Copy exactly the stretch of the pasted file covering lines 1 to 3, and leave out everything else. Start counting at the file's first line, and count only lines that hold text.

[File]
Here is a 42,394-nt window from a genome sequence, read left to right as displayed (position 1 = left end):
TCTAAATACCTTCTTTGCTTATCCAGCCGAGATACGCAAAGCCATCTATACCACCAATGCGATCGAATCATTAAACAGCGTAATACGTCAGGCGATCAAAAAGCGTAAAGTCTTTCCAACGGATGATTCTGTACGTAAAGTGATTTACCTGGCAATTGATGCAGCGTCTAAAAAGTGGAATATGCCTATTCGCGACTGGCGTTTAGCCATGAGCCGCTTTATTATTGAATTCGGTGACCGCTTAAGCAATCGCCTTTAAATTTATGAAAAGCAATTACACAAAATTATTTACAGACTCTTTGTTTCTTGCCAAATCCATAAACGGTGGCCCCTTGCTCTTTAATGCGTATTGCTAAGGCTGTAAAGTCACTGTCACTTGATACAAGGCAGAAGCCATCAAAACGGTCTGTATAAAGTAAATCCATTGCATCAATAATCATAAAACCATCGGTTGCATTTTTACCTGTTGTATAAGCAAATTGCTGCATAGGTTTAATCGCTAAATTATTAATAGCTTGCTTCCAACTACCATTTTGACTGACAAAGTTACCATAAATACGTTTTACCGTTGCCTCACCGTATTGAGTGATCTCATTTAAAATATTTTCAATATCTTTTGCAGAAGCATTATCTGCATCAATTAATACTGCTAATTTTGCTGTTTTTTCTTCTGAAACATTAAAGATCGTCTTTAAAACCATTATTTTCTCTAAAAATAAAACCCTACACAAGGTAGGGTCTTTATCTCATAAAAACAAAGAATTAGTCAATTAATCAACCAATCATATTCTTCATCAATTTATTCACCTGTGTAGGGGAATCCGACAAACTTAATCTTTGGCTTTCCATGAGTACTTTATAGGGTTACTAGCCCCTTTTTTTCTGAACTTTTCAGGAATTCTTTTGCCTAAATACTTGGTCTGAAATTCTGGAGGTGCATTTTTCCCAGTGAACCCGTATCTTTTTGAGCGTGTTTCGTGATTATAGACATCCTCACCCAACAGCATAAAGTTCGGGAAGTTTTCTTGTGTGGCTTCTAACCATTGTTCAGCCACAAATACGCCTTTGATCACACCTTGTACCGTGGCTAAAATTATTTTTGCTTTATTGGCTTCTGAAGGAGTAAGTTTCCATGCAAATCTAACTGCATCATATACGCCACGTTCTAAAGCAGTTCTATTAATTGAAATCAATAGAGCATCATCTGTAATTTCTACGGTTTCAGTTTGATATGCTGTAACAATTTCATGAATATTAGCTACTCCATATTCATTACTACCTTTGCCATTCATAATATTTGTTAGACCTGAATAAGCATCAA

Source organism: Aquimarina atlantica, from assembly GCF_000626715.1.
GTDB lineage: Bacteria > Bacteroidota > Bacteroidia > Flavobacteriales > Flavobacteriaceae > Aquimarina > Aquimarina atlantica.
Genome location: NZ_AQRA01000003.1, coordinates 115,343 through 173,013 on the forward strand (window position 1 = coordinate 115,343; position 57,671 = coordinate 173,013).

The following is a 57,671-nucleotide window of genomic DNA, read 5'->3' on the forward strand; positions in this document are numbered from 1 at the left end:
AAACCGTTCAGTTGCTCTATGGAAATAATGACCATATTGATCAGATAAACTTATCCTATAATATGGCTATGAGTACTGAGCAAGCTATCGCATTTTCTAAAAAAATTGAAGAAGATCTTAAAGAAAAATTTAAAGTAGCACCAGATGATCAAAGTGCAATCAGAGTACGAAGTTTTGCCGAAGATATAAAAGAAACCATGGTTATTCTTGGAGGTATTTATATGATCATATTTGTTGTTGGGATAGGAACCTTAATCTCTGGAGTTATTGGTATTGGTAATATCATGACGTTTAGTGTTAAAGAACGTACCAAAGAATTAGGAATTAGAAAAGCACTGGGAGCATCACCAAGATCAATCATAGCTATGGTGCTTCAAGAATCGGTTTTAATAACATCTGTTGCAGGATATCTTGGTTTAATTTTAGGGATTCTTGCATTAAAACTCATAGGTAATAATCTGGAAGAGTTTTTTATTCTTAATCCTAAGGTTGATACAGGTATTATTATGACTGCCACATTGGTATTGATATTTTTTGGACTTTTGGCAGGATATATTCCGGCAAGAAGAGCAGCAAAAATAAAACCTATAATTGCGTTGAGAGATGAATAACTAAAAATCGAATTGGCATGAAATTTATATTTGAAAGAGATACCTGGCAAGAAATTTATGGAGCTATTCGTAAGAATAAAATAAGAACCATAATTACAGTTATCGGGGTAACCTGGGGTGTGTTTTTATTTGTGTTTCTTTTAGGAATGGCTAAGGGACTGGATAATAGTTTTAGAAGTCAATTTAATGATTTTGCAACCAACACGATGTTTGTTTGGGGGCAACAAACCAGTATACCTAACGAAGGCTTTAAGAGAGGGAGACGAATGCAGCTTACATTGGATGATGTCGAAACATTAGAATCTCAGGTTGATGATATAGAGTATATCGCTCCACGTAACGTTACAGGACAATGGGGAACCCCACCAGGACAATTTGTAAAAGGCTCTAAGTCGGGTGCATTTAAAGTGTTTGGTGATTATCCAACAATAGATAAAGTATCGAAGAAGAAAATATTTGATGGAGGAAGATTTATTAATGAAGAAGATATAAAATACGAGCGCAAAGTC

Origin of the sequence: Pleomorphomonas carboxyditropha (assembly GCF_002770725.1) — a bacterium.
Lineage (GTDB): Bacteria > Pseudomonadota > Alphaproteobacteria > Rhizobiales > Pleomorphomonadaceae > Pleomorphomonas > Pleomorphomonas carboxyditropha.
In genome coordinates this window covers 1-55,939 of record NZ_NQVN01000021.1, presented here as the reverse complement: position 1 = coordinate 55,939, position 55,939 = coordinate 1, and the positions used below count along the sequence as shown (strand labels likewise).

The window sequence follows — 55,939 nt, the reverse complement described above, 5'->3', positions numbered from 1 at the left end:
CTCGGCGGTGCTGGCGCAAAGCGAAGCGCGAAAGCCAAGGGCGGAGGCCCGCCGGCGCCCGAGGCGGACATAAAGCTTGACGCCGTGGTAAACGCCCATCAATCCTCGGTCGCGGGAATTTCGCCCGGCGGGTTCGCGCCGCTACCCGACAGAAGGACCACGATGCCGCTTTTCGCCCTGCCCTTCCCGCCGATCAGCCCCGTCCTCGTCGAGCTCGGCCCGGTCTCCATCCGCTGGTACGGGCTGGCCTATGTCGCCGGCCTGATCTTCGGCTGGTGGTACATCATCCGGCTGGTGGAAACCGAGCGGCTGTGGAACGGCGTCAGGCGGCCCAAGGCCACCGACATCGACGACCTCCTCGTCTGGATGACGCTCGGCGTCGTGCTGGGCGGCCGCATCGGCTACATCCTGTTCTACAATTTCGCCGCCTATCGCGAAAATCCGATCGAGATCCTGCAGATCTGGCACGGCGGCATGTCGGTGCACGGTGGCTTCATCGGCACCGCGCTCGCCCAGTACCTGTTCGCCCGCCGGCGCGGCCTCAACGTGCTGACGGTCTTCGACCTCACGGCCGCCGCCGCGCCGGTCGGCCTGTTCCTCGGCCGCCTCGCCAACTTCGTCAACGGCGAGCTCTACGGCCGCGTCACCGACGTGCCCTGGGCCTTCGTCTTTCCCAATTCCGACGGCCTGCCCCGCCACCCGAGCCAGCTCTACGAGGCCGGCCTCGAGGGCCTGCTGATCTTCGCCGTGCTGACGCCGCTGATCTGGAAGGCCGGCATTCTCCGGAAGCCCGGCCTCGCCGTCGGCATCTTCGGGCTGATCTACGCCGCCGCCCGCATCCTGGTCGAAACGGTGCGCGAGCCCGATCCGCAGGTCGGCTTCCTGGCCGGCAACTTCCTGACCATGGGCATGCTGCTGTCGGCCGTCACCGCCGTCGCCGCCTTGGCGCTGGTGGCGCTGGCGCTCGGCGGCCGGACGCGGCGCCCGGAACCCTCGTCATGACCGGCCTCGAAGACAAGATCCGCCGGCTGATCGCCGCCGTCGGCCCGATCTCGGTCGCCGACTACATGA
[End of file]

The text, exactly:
Here is a 42,394-nt window from a genome sequence, read left to right as displayed (position 1 = left end):
TCTAAATACCTTCTTTGCTTATCCAGCCGAGATACGCAAAGCCATCTATACCACCAATGCGATCGAATCATTAAACAGCGTAATACGTCAGGCGATCAAAAAGCGTAAAGTCTTTCCAACGGATGATTCTGTACGTAAAGTGATTTACCTGGCAATTGATGCAGCGTCTAAAAAGTGGAATATGCCTATTCGCGACTGGCGTTTAGCCATGAGCCGCTTTATTATTGAATTCGGTGACCGCTTAAGCAATCGCCTTTAAATTTATGAAAAGCAATTACACAAAATTATTTACAGACTCTTTGTTTCTTGCCAAATCCATAAACGGTGGCCCCTTGCTCTTTAATGCGTATTGCTAAGGCTGTAAAGTCACTGTCACTTGATACAAGGCAGAAGCCATCAAAACGGTCTGTATAAAGTAAATCCATTGCATCAATAATCATAAAACCATCGGTTGCATTTTTACCTGTTGTATAAGCAAATTGCTGCATAGGTTTAATCGCTAAATTATTAATAGCTTGCTTCCAACTACCATTTTGACTGACAAAGTTACCATAAATACGTTTTACCGTTGCCTCACCGTATTGAGTGATCTCATTTAAAATATTTTCAATATCTTTTGCAGAAGCATTATCTGCATCAATTAATACTGCTAATTTTGCTGTTTTTTCTTCTGAAACATTAAAGATCGTCTTTAAAACCATTATTTTCTCTAAAAATAAAACCCTACACAAGGTAGGGTCTTTATCTCATAAAAACAAAGAATTAGTCAATTAATCAACCAATCATATTCTTCATCAATTTATTCACCTGTGTAGGGGAATCCGACAAACTTAATCTTTGGCTTTCCATGAGTACTTTATAGGGTTACTAGCCCCTTTTTTTCTGAACTTTTCAGGAATTCTTTTGCCTAAATACTTGGTCTGAAATTCTGGAGGTGCATTTTTCCCAGTGAACCCGTATCTTTTTGAGCGTGTTTCGTGATTATAGACATCCTCACCCAACAGCATAAAGTTCGGGAAGTTTTCTTGTGTGGCTTCTAACCATTGTTCAGCCACAAATACGCCTTTGATCACACCTTGTACCGTGGCTAAAATTATTTTTGCTTTATTGGCTTCTGAAGGAGTAAGTTTCCATGCAAATCTAACTGCATCATATACGCCACGTTCTAAAGCAGTTCTATTAATTGAAATCAATAGAGCATCATCTGTAATTTCTACGGTTTCAGTTTGATATGCTGTAACAATTTCATGAATATTAGCTACTCCATATTCATTACTACCTTTGCCATTCATAATATTTGTTAGACCTGAATAAGCATCAA

Source organism: Aquimarina atlantica, from assembly GCF_000626715.1.